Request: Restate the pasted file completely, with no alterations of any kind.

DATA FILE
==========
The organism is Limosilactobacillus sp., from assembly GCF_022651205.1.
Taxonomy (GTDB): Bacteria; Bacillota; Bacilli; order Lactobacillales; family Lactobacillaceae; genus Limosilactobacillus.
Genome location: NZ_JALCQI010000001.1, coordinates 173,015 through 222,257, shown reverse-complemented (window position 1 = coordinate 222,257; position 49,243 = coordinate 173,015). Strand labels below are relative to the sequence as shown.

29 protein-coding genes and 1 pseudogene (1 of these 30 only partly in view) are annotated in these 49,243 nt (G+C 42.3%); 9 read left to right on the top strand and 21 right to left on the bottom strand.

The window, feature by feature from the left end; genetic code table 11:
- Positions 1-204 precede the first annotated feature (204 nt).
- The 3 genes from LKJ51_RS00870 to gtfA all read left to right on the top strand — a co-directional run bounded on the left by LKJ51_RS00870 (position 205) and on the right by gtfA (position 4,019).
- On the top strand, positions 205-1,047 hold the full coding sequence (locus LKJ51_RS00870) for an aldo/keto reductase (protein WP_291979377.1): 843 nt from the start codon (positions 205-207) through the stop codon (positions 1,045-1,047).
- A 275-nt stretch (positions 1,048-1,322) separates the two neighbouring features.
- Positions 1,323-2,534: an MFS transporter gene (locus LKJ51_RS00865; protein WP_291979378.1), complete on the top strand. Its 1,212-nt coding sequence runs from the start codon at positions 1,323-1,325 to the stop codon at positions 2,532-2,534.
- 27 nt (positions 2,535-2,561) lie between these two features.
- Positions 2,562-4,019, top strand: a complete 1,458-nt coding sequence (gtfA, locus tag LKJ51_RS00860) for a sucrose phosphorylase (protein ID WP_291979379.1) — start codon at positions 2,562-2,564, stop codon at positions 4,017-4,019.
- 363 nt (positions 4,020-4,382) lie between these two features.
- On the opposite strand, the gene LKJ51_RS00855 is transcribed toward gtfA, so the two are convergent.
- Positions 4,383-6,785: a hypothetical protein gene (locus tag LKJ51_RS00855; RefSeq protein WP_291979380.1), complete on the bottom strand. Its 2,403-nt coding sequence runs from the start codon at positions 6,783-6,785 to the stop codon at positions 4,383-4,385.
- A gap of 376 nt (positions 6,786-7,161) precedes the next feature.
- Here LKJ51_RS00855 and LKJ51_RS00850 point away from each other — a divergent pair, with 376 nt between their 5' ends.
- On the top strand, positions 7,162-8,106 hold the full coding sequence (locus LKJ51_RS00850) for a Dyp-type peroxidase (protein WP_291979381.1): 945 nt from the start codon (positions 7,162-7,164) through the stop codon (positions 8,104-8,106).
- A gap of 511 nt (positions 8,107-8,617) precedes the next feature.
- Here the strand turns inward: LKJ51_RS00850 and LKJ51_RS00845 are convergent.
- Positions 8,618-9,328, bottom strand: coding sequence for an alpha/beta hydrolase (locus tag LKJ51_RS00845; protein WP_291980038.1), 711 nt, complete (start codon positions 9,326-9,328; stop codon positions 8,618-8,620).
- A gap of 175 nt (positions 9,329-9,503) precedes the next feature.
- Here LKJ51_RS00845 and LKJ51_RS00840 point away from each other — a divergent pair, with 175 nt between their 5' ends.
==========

The organism is Limosilactobacillus sp., from assembly GCF_022651205.1.
Taxonomy (GTDB): Bacteria; Bacillota; Bacilli; order Lactobacillales; family Lactobacillaceae; genus Limosilactobacillus.
Genome location: NZ_JALCQI010000001.1, coordinates 173,015 through 222,257, shown reverse-complemented (window position 1 = coordinate 222,257; position 49,243 = coordinate 173,015). Strand labels below are relative to the sequence as shown.

29 protein-coding genes and 1 pseudogene (1 of these 30 only partly in view) are annotated in these 49,243 nt (G+C 42.3%); 9 read left to right on the top strand and 21 right to left on the bottom strand.

The window, feature by feature from the left end; genetic code table 11:
- Positions 1-204 precede the first annotated feature (204 nt).
- The 3 genes from LKJ51_RS00870 to gtfA all read left to right on the top strand — a co-directional run bounded on the left by LKJ51_RS00870 (position 205) and on the right by gtfA (position 4,019).
- On the top strand, positions 205-1,047 hold the full coding sequence (locus LKJ51_RS00870) for an aldo/keto reductase (protein WP_291979377.1): 843 nt from the start codon (positions 205-207) through the stop codon (positions 1,045-1,047).
- A 275-nt stretch (positions 1,048-1,322) separates the two neighbouring features.
- Positions 1,323-2,534: an MFS transporter gene (locus LKJ51_RS00865; protein WP_291979378.1), complete on the top strand. Its 1,212-nt coding sequence runs from the start codon at positions 1,323-1,325 to the stop codon at positions 2,532-2,534.
- 27 nt (positions 2,535-2,561) lie between these two features.
- Positions 2,562-4,019, top strand: a complete 1,458-nt coding sequence (gtfA, locus tag LKJ51_RS00860) for a sucrose phosphorylase (protein ID WP_291979379.1) — start codon at positions 2,562-2,564, stop codon at positions 4,017-4,019.
- 363 nt (positions 4,020-4,382) lie between these two features.
- On the opposite strand, the gene LKJ51_RS00855 is transcribed toward gtfA, so the two are convergent.
- Positions 4,383-6,785: a hypothetical protein gene (locus tag LKJ51_RS00855; RefSeq protein WP_291979380.1), complete on the bottom strand. Its 2,403-nt coding sequence runs from the start codon at positions 6,783-6,785 to the stop codon at positions 4,383-4,385.
- A gap of 376 nt (positions 6,786-7,161) precedes the next feature.
- Here LKJ51_RS00855 and LKJ51_RS00850 point away from each other — a divergent pair, with 376 nt between their 5' ends.
- On the top strand, positions 7,162-8,106 hold the full coding sequence (locus LKJ51_RS00850) for a Dyp-type peroxidase (protein WP_291979381.1): 945 nt from the start codon (positions 7,162-7,164) through the stop codon (positions 8,104-8,106).
- A gap of 511 nt (positions 8,107-8,617) precedes the next feature.
- Here the strand turns inward: LKJ51_RS00850 and LKJ51_RS00845 are convergent.
- Positions 8,618-9,328, bottom strand: coding sequence for an alpha/beta hydrolase (locus tag LKJ51_RS00845; protein WP_291980038.1), 711 nt, complete (start codon positions 9,326-9,328; stop codon positions 8,618-8,620).
- A gap of 175 nt (positions 9,329-9,503) precedes the next feature.
- Here LKJ51_RS00845 and LKJ51_RS00840 point away from each other — a divergent pair, with 175 nt between their 5' ends.